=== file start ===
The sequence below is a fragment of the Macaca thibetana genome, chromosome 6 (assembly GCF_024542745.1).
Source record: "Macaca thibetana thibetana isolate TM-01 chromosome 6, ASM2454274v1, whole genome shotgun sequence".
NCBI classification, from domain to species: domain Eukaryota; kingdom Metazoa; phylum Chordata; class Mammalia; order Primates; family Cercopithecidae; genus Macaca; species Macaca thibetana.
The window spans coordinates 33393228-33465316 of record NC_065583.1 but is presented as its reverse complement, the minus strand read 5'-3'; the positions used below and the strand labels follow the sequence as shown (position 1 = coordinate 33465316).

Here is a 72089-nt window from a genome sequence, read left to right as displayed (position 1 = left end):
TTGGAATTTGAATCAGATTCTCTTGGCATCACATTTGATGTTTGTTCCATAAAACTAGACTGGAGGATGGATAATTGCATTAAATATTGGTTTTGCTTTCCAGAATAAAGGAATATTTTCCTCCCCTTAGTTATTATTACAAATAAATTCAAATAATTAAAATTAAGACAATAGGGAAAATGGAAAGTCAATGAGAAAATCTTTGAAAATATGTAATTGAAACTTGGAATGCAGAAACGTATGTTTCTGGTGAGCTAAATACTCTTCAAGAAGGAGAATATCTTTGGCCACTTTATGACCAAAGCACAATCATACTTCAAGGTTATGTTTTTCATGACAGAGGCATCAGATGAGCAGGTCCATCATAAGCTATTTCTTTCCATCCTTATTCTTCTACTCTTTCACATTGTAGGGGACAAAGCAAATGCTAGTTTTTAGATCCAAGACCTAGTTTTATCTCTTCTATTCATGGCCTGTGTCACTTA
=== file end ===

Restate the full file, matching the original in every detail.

The sequence below is a fragment of the Macaca thibetana genome, chromosome 6 (assembly GCF_024542745.1).
Source record: "Macaca thibetana thibetana isolate TM-01 chromosome 6, ASM2454274v1, whole genome shotgun sequence".
NCBI classification, from domain to species: domain Eukaryota; kingdom Metazoa; phylum Chordata; class Mammalia; order Primates; family Cercopithecidae; genus Macaca; species Macaca thibetana.
The window spans coordinates 33393228-33465316 of record NC_065583.1 but is presented as its reverse complement, the minus strand read 5'-3'; the positions used below and the strand labels follow the sequence as shown (position 1 = coordinate 33465316).

Here is a 72089-nt window from a genome sequence, read left to right as displayed (position 1 = left end):
TTGGAATTTGAATCAGATTCTCTTGGCATCACATTTGATGTTTGTTCCATAAAACTAGACTGGAGGATGGATAATTGCATTAAATATTGGTTTTGCTTTCCAGAATAAAGGAATATTTTCCTCCCCTTAGTTATTATTACAAATAAATTCAAATAATTAAAATTAAGACAATAGGGAAAATGGAAAGTCAATGAGAAAATCTTTGAAAATATGTAATTGAAACTTGGAATGCAGAAACGTATGTTTCTGGTGAGCTAAATACTCTTCAAGAAGGAGAATATCTTTGGCCACTTTATGACCAAAGCACAATCATACTTCAAGGTTATGTTTTTCATGACAGAGGCATCAGATGAGCAGGTCCATCATAAGCTATTTCTTTCCATCCTTATTCTTCTACTCTTTCACATTGTAGGGGACAAAGCAAATGCTAGTTTTTAGATCCAAGACCTAGTTTTATCTCTTCTATTCATGGCCTGTGTCACTTA